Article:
“There’s a lot of things you’d like to sweep under the rug,” Mike Vallely laughs, regarding certain of his past career moves. “I said yes to a lot of crazy stuff but I said no to a lot more that people don’t know about.” Kind of cool in a skateboarding world that brags way more about individuality than it actually generates. We need more Blenders, Gonzes, Kirks. And Vs too. When he skates, Mike can, and will, put on a show, following the icons that adorn the walls of his Long Beach garage turned altar: Kiss, Elvis, Evil Knievel. Not to mention a more orthodox skate-nerd treasure chest, i.e. well-organised drawers of original VCJ drawings and old World ads. This guy won’t struggle too hard to dig up five of his past boards, you think. And no, he didn’t.
“That particular color was never an actual production model, Powell Peralta made these sample boards to film for Public Domain. I skated this particular board during the two days of filming, then went to Louisville, KY for a contest, and handed it to a kid when I set up a new one. The kid happened to be [writer] Sean Mortimer. I didn’t remember any of that until he told me.
Fast forward to a couple years ago, Sean came to interview me for a book and he brought that deck with him. He told me the whole story but I couldn’t believe it. I went and got the old Thrasher with an ad for my first pro-model, the photo was taken while filming for the video. I matched up the deck, looked at the scrape marks on it, it was the board. They might have done five of them in yellow, but I never held on to boards and I brought the rest of the sample boards on a European tour right after that and as I skated them I gave them to kids along the way. Having Sean give me this board back after so many years meant as much to me now as it did to him when I gave it to him in ’88.”
“Stacy Peralta and I just did not get along and I never felt like I fit the mold of the Bones Brigade skater, so I left Powell Peralta in early ’89 to help form and ride for World Industries. My original idea for the Barnyard graphic was a folk art pro-vegetarian kind of graphic. The way I envisioned it, it wouldn’t have been a cool graphic at all…
First time I saw this one I was pissed off cause I thought it poked fun at my original idea. But Rocco and Marc McKee were so excited about this graphic that I eventually warmed up to it. No one had done anything like this before and that was the one area I was able to find common ground with Rocco: he would take a chance at trying something new, I respected that.
Interesting footnote to this story, because this deck forever changed skateboard shapes, the Smithsonian Institute wants it in their collection as a piece of skateboard history. They only have one other board in there, a Stacy Peralta board. What’s funny is that I went with Stacy to the Smithsonian when we were filming for Public Domain, and he video taped me in there looking at his board on display.” ”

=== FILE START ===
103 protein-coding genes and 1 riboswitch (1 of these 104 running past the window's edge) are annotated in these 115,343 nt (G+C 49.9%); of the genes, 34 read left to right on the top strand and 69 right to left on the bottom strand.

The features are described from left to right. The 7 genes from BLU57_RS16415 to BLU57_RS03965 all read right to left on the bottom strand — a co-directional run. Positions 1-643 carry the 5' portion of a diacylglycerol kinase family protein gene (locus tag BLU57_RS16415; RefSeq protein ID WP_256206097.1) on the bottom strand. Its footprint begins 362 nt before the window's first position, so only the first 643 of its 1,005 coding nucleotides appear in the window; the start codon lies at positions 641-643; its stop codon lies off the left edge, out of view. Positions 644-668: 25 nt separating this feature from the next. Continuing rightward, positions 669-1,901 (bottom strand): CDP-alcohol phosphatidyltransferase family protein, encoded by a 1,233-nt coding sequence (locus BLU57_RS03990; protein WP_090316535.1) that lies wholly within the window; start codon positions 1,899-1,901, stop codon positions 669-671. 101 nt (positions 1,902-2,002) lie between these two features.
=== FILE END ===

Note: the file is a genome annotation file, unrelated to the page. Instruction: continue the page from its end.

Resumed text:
“To me, the burning city just sort of represented the establishment, the skateboard industry as a whole. And unfortunately the snake represented me. That’s just how I felt at the time. I didn’t feel good about skating, I didn’t feel good about myself, I felt like I was crawling. I didn’t feel like I had the kind of control or the say in my career that I wanted to have, World Industries was just Powell Peralta all over again.
I didn’t realize that no company could give me what I was looking for. I guess if I did that graphic today it’d be an eagle flying over a burning city. I’m definitely a different person now. I don’t rely on anyone or anything.”
“Between 1994 and 1997, I was skating for Powell and also the team manager and promotions and marketing director for them. I suggested to do away with pro-models cause, I mean, we didn’t have the skaters to compete with the other companies. It was me and Steve Caballero, and at that point well we’d been “washed up” since 1989!
In 1995 though, I won the first Tampa Pro, people start caring again, then we got Danny Wainwright, Charlie Wilkins, Stacy Lowery and Jayme Fortune on the team. I thought it would be good to bring back the pro-models, I felt like we’d turned the corner as a brand.
That’s when I got the idea for the lightning bolt. It came from my love of Elvis Presley. The Elvis I really love is the Elvis of the ’70s, I can see the correlation with my skating when it comes to doing demos and performing. That’s when he decided to go on an endless tour all over the country. And he put on a show and he made a spectacle out of his musical performance. His symbol became a lightning bolt, the TCB, Taking Care of Business. He was all about the show and all the people he surrounded himself with were expected to carry the same passion and work ethic than he had. To me the lightning bolt represents belief in self -self empowerment.”
“Me going to Black Label was probably the rebirth for my skate career, where I was truly making a statement: skate how you want to skate. I had survived the ’90s and my skating was free to be whatever I wanted it to be and suddenly I had a very large audience who cared.
For this graphic Lucero combined the lightning bolt and the the other thing I’ve also been known for through the years, you know, this right hand. I guess that was a part of my character that Lucero liked — that I never took shit from anyone.
When I first started skating being a skater set me apart. Growing up in a small-minded town it lead to me getting my ass kicked on a regular basis. Early on I decided to fight back but I also realized along the way that if you don’t follow anyone else, within skateboarding or in society, well, then that is a fight too. So the fist with the lightning bolt isn’t as much about actually punching people. It represents just fighting to maintain one’s own identity in a vacuum. This is one of my favorite graphics ever. Lucero gets it.”
Chromeball-style Christmas present, from Mike V’s vault: